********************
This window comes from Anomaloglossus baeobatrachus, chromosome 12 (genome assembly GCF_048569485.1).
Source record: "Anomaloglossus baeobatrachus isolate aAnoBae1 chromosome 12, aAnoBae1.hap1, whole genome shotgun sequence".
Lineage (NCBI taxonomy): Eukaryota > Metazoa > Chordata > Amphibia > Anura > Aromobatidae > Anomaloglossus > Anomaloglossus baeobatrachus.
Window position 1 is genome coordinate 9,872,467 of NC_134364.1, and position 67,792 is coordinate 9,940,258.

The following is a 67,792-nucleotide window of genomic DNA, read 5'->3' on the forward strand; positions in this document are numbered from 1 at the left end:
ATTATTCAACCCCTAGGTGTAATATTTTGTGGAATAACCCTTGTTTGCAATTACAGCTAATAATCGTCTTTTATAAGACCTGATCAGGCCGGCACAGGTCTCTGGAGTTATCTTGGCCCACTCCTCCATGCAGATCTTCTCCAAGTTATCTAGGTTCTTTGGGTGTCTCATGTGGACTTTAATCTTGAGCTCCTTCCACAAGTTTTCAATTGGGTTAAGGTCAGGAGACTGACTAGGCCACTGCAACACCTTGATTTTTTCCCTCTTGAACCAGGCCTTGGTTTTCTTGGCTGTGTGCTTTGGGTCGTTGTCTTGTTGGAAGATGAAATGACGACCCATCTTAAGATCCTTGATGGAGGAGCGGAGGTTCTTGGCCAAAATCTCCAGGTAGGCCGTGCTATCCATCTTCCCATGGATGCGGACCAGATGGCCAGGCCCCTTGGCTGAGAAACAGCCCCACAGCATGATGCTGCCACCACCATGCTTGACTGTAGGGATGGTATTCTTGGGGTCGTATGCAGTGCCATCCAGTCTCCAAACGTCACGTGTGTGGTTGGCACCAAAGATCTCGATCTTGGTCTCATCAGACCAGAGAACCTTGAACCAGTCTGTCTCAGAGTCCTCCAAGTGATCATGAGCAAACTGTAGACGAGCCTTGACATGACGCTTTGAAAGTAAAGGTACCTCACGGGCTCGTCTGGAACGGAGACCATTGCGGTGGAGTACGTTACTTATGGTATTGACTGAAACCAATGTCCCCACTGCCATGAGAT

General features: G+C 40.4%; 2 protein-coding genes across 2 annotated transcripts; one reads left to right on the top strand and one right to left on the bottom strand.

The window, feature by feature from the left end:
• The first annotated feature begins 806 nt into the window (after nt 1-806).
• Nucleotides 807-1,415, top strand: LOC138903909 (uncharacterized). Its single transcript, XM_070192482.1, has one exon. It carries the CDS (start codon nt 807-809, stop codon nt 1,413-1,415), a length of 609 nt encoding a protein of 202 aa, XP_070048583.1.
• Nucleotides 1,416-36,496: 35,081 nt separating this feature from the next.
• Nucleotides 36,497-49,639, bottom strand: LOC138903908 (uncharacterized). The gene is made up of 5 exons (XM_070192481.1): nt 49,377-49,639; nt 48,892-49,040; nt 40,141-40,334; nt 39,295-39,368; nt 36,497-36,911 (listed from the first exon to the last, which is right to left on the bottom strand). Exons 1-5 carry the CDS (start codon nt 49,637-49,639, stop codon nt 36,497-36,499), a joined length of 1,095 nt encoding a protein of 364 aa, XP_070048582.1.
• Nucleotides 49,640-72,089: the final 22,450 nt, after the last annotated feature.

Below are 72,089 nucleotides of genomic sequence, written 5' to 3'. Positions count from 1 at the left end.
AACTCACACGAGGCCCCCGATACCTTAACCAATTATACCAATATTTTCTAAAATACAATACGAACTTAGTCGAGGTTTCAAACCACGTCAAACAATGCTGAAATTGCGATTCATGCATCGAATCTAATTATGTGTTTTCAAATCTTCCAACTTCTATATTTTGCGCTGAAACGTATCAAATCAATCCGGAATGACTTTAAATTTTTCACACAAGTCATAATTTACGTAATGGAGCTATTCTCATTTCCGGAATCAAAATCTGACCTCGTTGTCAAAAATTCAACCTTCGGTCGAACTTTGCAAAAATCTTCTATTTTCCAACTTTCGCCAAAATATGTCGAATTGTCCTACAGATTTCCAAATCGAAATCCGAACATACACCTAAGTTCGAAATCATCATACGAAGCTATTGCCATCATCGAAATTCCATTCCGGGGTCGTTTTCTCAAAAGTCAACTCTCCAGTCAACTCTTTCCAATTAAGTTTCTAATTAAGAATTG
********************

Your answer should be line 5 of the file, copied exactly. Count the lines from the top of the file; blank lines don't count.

The following is a 67,792-nucleotide window of genomic DNA, read 5'->3' on the forward strand; positions in this document are numbered from 1 at the left end: